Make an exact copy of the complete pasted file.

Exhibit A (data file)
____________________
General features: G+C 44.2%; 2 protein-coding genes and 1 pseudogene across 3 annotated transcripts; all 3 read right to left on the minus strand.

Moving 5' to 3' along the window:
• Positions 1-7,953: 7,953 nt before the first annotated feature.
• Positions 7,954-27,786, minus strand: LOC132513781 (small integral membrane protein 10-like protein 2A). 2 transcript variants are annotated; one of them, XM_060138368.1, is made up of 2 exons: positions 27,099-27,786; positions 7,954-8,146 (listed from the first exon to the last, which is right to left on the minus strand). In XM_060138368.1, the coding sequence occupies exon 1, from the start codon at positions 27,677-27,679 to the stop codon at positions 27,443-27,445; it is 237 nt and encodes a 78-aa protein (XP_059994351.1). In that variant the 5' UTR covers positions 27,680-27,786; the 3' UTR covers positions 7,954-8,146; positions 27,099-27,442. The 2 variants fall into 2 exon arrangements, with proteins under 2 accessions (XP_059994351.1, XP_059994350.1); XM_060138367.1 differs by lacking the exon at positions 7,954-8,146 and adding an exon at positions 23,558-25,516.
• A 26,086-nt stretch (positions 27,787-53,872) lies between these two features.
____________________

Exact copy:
General features: G+C 44.2%; 2 protein-coding genes and 1 pseudogene across 3 annotated transcripts; all 3 read right to left on the minus strand.

Moving 5' to 3' along the window:
• Positions 1-7,953: 7,953 nt before the first annotated feature.
• Positions 7,954-27,786, minus strand: LOC132513781 (small integral membrane protein 10-like protein 2A). 2 transcript variants are annotated; one of them, XM_060138368.1, is made up of 2 exons: positions 27,099-27,786; positions 7,954-8,146 (listed from the first exon to the last, which is right to left on the minus strand). In XM_060138368.1, the coding sequence occupies exon 1, from the start codon at positions 27,677-27,679 to the stop codon at positions 27,443-27,445; it is 237 nt and encodes a 78-aa protein (XP_059994351.1). In that variant the 5' UTR covers positions 27,680-27,786; the 3' UTR covers positions 7,954-8,146; positions 27,099-27,442. The 2 variants fall into 2 exon arrangements, with proteins under 2 accessions (XP_059994351.1, XP_059994350.1); XM_060138367.1 differs by lacking the exon at positions 7,954-8,146 and adding an exon at positions 23,558-25,516.
• A 26,086-nt stretch (positions 27,787-53,872) lies between these two features.